My Blog
By DANIEL METHUSELAH, DPM
August 27, 2021
Category: Foot Conditions
Tags: Cavus foot  
High Arches in ChildrenWhen babies are born they are born with flat feet. Typically the arches of the feet don’t develop until children are 3-4 years old; however, sometimes the arches of the feet develop higher than they should, which can cause the feet to flex. This is known as cavus foot and this problem typically occurs within the first 10 years of a child’s life. Since this condition can impact mobility you must see a podiatrist if this is something you think your child might be dealing with.

The Problem with Cavus Foot

Cavus foot needs to be addressed right away by a podiatrist, as this condition can lead to a variety of issues for your child. Cavus foot is more likely to lead to imbalances within the feet, which in turn can also impact the function of the ankle, legs, hips, and even lower back. Children and teens with cavus foot may be more likely to deal with aches, pains, and strains within the feet, ankles, legs, and hips. This condition can also lead to metatarsalgia, Achilles tendonitis, and chronic ankle sprains.

Causes of Cavus Foot

In many cases, a muscle or nerve disorder that impacts how the muscles function causes cavus foot. This leads to imbalances that cause the distinctive high arches of this condition. Of course, other conditions such as Charcot-Marie-Tooth disease, muscular dystrophy, and spina bifida can also increase the chances of developing cavus foot.

Treating Cavus Foot

You must be watching your little ones as they start to walk to see if you notice any differences in how they move. Catching these issues early offers your child the best chance at improved mobility and less risk for developing foot problems later on. Your podiatrist may work together with a neurologist to pinpoint whether a nerve disorder could be the underlying cause.

Once your foot specialist determines the root cause of your child’s cavus foot then they can map out a customized treatment plan. Milder cases may benefit from more conservative treatment options such as custom orthotics and arch supports; however, surgery is often necessary to correct this problem.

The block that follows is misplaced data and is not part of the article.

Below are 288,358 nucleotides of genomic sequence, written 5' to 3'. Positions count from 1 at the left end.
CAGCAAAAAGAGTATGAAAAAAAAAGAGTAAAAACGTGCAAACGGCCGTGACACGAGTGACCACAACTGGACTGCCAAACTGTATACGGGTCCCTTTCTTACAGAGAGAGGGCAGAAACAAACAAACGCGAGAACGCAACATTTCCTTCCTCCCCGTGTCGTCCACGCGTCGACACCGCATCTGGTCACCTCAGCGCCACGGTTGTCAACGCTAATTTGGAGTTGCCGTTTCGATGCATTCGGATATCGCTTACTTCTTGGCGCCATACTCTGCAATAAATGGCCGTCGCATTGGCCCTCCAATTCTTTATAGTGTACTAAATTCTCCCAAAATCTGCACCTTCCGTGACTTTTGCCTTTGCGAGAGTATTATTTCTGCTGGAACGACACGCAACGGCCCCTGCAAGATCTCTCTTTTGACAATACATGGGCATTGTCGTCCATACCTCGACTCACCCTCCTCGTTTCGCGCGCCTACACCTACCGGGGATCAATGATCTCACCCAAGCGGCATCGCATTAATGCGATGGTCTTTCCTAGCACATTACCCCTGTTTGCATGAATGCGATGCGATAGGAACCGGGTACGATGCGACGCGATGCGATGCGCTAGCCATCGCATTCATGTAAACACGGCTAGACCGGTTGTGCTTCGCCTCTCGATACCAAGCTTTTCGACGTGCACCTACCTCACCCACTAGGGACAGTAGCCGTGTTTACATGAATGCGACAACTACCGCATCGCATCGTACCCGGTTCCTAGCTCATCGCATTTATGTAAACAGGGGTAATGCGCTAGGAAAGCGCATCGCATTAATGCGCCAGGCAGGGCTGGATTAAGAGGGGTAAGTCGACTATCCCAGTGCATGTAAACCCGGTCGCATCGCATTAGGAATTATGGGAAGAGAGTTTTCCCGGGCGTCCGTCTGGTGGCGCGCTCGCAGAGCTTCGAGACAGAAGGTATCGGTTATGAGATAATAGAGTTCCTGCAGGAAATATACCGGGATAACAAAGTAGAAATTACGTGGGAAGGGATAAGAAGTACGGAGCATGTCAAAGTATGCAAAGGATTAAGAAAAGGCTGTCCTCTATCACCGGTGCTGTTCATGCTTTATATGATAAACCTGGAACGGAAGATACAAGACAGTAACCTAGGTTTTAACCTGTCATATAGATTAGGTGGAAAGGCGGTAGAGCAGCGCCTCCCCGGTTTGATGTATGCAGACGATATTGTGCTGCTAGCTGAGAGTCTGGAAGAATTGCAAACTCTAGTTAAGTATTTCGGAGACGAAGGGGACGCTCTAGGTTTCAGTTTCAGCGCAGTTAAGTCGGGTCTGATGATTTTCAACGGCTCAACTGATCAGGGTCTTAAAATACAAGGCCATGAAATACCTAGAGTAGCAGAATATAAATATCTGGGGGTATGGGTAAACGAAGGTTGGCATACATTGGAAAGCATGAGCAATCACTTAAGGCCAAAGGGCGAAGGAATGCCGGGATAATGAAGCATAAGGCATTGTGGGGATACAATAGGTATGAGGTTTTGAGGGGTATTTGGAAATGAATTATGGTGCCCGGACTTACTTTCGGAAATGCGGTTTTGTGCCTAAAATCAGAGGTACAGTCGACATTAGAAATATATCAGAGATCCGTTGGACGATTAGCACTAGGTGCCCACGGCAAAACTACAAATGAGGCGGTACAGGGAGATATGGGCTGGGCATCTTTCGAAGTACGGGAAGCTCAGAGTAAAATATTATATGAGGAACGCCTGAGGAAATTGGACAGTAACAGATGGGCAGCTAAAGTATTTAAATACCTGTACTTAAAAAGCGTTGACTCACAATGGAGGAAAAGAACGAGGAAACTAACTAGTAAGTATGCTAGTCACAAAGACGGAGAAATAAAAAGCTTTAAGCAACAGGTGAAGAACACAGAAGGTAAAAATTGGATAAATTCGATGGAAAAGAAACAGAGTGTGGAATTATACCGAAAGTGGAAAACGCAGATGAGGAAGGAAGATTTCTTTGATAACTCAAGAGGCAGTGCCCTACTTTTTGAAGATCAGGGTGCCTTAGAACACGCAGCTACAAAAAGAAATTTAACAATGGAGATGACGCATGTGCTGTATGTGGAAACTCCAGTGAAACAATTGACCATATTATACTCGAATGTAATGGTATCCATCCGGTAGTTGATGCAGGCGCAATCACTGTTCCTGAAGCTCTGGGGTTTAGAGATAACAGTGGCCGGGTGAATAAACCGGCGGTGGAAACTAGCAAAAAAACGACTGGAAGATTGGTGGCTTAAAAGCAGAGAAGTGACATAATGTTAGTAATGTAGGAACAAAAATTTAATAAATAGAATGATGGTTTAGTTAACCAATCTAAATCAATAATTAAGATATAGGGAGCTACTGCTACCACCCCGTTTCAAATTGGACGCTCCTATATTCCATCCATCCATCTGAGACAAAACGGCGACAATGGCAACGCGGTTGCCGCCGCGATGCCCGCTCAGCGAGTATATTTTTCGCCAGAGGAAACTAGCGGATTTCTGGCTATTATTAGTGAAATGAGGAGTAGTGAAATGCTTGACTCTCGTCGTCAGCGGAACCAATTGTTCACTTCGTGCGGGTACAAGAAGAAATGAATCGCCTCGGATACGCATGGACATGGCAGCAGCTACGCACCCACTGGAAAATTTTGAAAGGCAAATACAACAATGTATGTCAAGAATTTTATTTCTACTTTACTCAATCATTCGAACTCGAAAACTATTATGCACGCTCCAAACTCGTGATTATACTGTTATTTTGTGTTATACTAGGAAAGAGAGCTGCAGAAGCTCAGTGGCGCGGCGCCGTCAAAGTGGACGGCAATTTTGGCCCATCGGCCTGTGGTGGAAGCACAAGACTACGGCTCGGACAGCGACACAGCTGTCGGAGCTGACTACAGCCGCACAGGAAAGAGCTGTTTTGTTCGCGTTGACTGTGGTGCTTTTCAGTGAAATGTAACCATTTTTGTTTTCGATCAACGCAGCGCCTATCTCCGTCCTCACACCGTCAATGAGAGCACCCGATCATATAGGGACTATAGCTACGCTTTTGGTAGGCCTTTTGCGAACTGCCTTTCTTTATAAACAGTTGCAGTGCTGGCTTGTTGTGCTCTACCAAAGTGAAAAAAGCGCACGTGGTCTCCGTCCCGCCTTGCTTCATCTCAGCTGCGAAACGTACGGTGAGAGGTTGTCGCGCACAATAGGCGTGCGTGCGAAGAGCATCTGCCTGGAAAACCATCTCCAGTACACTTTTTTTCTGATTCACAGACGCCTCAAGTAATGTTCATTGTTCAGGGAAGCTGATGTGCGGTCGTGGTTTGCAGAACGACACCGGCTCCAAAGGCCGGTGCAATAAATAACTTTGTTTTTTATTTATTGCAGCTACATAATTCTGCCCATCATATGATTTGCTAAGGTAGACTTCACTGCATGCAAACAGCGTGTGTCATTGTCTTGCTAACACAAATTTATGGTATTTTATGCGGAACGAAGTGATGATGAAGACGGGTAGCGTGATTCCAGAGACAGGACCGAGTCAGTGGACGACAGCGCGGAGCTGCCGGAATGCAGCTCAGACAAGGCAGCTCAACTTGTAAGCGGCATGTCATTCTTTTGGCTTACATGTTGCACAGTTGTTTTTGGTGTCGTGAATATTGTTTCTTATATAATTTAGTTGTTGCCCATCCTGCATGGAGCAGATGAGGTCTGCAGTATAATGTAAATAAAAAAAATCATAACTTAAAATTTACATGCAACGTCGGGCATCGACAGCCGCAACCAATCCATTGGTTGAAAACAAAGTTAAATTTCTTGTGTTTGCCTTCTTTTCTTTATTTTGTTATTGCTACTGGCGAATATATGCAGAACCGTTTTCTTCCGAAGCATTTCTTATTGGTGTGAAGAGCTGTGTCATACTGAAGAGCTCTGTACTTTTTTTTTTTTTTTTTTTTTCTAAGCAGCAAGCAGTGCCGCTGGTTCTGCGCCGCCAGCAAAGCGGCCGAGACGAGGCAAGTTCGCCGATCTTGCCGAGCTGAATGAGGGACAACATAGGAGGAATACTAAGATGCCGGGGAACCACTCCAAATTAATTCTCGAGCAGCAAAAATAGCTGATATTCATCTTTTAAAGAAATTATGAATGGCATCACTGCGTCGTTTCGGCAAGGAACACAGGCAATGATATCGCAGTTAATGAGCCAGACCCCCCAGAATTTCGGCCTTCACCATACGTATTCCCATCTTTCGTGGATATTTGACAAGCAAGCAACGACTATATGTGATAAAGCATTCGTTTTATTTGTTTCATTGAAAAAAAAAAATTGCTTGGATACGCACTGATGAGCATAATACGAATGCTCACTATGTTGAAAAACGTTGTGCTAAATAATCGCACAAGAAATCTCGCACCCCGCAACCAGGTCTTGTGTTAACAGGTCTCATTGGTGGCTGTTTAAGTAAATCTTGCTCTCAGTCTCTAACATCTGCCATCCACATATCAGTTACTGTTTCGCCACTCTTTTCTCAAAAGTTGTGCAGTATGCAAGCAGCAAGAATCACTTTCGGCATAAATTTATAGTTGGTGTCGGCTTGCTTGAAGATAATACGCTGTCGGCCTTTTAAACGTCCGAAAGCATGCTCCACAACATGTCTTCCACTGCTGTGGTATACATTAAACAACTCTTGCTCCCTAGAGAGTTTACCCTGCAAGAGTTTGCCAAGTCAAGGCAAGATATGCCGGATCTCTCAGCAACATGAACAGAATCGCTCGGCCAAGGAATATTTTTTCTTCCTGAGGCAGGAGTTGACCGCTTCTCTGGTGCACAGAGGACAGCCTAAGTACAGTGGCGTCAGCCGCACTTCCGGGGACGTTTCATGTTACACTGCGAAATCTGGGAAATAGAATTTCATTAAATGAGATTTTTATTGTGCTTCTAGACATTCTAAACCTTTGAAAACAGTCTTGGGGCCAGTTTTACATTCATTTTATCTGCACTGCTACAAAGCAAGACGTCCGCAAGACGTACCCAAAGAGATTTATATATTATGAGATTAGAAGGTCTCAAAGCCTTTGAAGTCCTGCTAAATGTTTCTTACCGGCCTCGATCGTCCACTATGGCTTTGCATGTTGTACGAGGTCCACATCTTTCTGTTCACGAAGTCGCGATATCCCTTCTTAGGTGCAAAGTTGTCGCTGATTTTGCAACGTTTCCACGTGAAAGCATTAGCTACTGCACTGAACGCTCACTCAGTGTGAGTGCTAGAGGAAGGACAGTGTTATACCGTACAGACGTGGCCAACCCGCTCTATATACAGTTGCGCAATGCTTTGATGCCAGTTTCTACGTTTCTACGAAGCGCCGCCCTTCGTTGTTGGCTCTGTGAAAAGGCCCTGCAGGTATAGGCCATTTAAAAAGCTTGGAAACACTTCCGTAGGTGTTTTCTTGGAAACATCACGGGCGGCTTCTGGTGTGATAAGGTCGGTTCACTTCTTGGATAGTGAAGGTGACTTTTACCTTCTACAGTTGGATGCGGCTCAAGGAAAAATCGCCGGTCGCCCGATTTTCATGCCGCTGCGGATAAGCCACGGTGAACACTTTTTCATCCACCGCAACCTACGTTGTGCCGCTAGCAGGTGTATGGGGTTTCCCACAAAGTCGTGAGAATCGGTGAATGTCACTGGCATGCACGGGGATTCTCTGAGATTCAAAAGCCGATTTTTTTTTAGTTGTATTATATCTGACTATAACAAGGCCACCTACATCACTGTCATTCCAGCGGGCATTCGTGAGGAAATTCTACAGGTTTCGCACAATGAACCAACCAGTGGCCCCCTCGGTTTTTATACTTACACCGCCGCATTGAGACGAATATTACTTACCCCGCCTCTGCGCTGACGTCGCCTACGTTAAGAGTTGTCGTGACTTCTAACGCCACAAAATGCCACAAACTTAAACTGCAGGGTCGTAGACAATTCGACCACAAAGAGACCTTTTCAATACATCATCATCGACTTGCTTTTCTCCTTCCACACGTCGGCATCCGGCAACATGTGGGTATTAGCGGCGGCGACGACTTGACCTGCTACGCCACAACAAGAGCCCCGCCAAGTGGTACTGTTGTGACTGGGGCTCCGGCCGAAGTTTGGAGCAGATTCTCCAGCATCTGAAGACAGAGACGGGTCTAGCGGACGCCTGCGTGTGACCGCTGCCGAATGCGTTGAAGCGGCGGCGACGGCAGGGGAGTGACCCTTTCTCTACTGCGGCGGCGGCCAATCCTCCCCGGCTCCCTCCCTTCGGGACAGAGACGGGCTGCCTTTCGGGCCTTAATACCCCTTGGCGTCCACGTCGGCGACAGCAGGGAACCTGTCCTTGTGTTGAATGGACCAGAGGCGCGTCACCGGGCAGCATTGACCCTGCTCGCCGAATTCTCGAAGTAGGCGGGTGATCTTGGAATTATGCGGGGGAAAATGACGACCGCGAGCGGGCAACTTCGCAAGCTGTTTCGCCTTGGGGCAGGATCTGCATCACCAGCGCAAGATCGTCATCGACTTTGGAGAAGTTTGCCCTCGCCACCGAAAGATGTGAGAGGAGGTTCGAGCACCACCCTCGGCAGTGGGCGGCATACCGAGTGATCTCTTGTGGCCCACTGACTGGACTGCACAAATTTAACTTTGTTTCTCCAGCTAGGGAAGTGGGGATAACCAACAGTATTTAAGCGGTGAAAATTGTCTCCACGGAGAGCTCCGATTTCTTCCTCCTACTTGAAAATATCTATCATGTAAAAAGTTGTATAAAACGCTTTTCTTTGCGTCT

Any issues with mobility, particularly in children, should be addressed and assessed as quickly as possible. Turn to a podiatrist that also specializes in providing pediatric podiatry to children and teens, as they will be able to provide the most thorough treatment plan for your little one.
By DANIEL METHUSELAH, DPM
July 27, 2021
Category: Foot Care
Tags: Footwear   Shoes  
The Right ShoesWhen was the last time you bought new shoes? When was the last time you threw out shoes that were old and worn out? We often keep shoes long past the point where we should have retired them. Of course, other factors such as our age also play a role in the health of our feet, including our risk factors for developing certain conditions and also our footcare needs. Our feet have different needs and require different care as we get older. Here’s how to choose the appropriate shoes for all stages of life:
 
How Your Feet Change Over the Years

As we age, our feet will change shape and size, which can also predispose them to certain problems. This also means that your foot needs will change, particularly concerning footwear. Here’s how your feet will change:
  • Loss of fat pads
  • Dry, cracked skin
  • The development or worsening of certain deformities such as hammertoes or bunions
  • Widening or lengthening of the feet
  • Loss of bone density (which can increase your risk for fracture)
  • Changes in gait due to certain conditions such as neuropathy or arthritis
  • Diabetic-related foot problems
  • Issues with balance
Everyday Footwear for Aging Feet

You must look for shoes that provide proper cushioning and supportive insoles so that your feet can tackle the day-to-day activities. If you have foot problems or issues with gait, then you’ll want to turn to a podiatrist for an evaluation. Together, you can decide the proper footwear and whether prescription orthotics can also provide your feet with additional support and cushioning that footwear alone can’t.

You should turn to a specialty shoe store where they can analyze your gait, properly measure your feet, and determine whether the shoes you’re getting may require additional modifications including orthotics. For example, some shoes and brands adjust to foot swelling throughout the day, while others provide enough space to place orthotics.